At the beginning of each devopsdays event I’ve been to, the MC asks the audience to raise hands if they identify themselves as mainly “devs” or mainly “ops” or neither. At previous devopsdays I’ve attended in Europe (Rome, London, Amsterdam…) there has usually been a majority of “primarily ops”, (while not always a huge majority, it was a clear one, say 60-70%).
At the Paris devopsdays last year, it was very different: roughly 70% of attendees identified themselves as “mainly devs”.
This simple statistic made the conference quite different to other devopsdays I have participated in. Mostly because many more of the discussions started from a viewpoint that was more development focused, obviously. Many of the same topics and questions than I’ve discussed before, but looked at the other way round, such as “How do I collaborate with my ops guys to get my code deployed quicker and make them see the value in that?” or “How can I better understand the ops guys and provide deliverables that they are happy to work with?”. This obviously lead to some great open spaces, and I think just phrasing some of these topics “the other way round from usual” made us take a new look on them.
But back to the main subject: why this significant variation in population? One of the key points of devops is metrics and analysing them, so I ended up spending some time thinking about this and brainstorming with other attendees and members of our monthly Paris Devops meetup group. Where, by the way, this trend seems to be confirmed – a majority of “primarily developers”, and less people from operations, although not such a big divide as the 2-day devopsdays conference.
A few ideas that came up, in no particular order, and with no particular analysis of “that sounds legit” or “we may have not been in our right mind when we came up with that one” include:
- French ops guys didn’t hear about the conference (bad communication? wrong channels?)
- French ops guys just can’t get the time off work to attend a conference that’s not a purely technical conference
- French ops guys just can’t get the time off work to attend a conference because ops are not considered important enough to the business to warrant spending time at conferences
- French ops guys just can’t get the time off work to attend a conference because they were all on call (astreinte) both days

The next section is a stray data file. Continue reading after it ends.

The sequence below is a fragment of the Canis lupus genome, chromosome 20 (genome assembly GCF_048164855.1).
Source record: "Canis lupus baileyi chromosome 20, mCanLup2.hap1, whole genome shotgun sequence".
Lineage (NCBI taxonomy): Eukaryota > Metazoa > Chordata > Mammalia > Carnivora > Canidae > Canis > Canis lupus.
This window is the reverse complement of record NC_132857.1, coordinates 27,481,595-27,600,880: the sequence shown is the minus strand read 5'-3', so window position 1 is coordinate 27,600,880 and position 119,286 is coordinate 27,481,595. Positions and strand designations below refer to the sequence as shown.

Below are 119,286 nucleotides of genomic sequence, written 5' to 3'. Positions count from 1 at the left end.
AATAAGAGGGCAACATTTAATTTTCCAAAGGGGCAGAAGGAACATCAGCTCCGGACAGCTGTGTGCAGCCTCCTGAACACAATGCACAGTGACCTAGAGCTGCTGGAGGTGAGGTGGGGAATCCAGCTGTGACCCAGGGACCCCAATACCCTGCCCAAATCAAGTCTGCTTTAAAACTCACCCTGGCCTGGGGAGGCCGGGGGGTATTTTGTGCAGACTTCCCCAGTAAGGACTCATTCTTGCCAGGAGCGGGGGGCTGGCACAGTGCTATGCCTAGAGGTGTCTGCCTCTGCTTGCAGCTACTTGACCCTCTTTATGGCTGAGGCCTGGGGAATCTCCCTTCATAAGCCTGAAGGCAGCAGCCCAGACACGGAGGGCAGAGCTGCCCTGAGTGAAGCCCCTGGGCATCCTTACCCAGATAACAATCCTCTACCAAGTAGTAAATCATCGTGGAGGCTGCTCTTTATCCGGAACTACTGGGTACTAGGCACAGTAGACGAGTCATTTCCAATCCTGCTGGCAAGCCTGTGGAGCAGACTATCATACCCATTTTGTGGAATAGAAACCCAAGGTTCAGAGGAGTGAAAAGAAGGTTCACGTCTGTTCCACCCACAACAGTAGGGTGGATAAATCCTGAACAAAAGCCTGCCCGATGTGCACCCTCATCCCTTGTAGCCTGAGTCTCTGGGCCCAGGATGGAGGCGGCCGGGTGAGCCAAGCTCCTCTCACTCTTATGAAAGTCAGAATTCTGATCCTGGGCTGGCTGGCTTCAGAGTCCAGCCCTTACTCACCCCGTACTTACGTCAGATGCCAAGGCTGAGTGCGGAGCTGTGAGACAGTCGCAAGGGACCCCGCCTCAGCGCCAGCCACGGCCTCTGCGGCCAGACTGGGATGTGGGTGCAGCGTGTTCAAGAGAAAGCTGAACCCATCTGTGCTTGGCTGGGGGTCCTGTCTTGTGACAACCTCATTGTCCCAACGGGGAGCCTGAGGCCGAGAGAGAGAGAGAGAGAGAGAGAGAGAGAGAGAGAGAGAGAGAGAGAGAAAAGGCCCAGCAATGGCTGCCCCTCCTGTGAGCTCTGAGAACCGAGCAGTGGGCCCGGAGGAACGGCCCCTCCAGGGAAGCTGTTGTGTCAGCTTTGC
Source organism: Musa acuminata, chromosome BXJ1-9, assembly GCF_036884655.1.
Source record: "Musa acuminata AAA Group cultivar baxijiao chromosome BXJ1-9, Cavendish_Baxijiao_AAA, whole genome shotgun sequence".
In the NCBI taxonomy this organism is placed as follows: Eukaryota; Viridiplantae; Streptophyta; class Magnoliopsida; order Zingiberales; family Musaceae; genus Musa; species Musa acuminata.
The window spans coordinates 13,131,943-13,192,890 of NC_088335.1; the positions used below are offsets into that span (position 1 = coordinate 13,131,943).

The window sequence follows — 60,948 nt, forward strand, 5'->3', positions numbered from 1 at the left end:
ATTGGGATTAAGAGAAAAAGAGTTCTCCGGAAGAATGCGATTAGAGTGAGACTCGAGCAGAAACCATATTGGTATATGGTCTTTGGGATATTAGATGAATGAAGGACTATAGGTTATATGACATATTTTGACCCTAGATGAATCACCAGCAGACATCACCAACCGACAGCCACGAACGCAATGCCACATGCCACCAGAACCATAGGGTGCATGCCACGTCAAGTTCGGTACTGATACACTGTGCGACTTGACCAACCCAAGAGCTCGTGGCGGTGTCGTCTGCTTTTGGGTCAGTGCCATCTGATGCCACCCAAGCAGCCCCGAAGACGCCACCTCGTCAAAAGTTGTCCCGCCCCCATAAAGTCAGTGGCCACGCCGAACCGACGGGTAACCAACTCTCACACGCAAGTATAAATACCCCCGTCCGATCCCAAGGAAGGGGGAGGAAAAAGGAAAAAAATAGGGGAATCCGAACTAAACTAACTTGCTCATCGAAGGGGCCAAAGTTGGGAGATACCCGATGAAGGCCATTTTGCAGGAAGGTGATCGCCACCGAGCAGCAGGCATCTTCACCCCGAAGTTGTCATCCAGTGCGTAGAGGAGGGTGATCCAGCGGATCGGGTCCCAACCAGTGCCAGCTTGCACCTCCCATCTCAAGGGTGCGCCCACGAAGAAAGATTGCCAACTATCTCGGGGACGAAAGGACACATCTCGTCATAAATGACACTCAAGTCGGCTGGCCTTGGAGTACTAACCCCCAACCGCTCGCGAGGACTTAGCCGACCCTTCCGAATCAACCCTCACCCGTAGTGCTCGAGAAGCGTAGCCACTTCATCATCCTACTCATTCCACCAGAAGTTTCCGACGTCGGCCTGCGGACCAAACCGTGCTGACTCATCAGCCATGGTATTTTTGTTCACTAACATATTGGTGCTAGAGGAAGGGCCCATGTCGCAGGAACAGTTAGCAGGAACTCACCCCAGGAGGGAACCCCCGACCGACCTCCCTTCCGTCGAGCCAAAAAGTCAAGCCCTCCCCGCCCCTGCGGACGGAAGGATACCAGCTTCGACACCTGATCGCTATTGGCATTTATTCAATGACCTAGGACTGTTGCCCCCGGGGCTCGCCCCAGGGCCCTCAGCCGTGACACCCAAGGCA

- The French ops guys heard so many French devs were coming and boycotted the conference because they don’t like to mix 😉
- French ops use a lot of open source and are regular attendees of the more ops-oriented events (FOSDEM, RMLL/LSM, OWF, Solutions Linux, …) which are all free, and were put off by the fact that the conference was not free (unlike many dev conferences that are not only not free, but actually pretty expensive, such as Devoxx France)
- There are too many good conferences that interest French ops people and not enough for devs, so the proportions changed based on interest
- French ops don’t feel concerned by the issues devops addresses
- French ops are already converted and practice devops and don’t need to attend a conference on the subject
- French devs are more comfortable speaking English than French ops (the conference was in English, a quite unusual case for a conference in France)
- The programmed talks attracted more devs than ops
- In French we call “ops” a rather different name, either “sysadmin” or just “admin” (both derivatives of the official term “administrateur système”). Maybe the ops didn’t understand “devops” was about them too. Should “devops” be translated as “devadmins” or “devsysadmins” or “devsys” in French?
Obviously, it’s hard to draw a conclusion from this single data point, and it’s many possible explanations. However, I’m really interested to know the real reason(s) behind this “cultural exception” (which is maybe to be expected in France – did you know we have a specific term for “l’exception culturelle française ”?).
As an organiser of the devopsdays Paris conference and the Paris Devops meetup group, I want to understand how to adapt these events to cater for whoever comes to them. And if there is a mis-communication problem about what devops is, and who should care in France, I certainly want to work to fix that too! And as a participant in these events, that is “mainly ops”, I’d love to see more of my peers joining in the discussion too.
I sure hope that the next devopsdays in Paris will prove me wrong, and that proportions will be more even. But in the mean time do you have any ideas as to which explanation(s) may have influenced attendance? Or any we missed?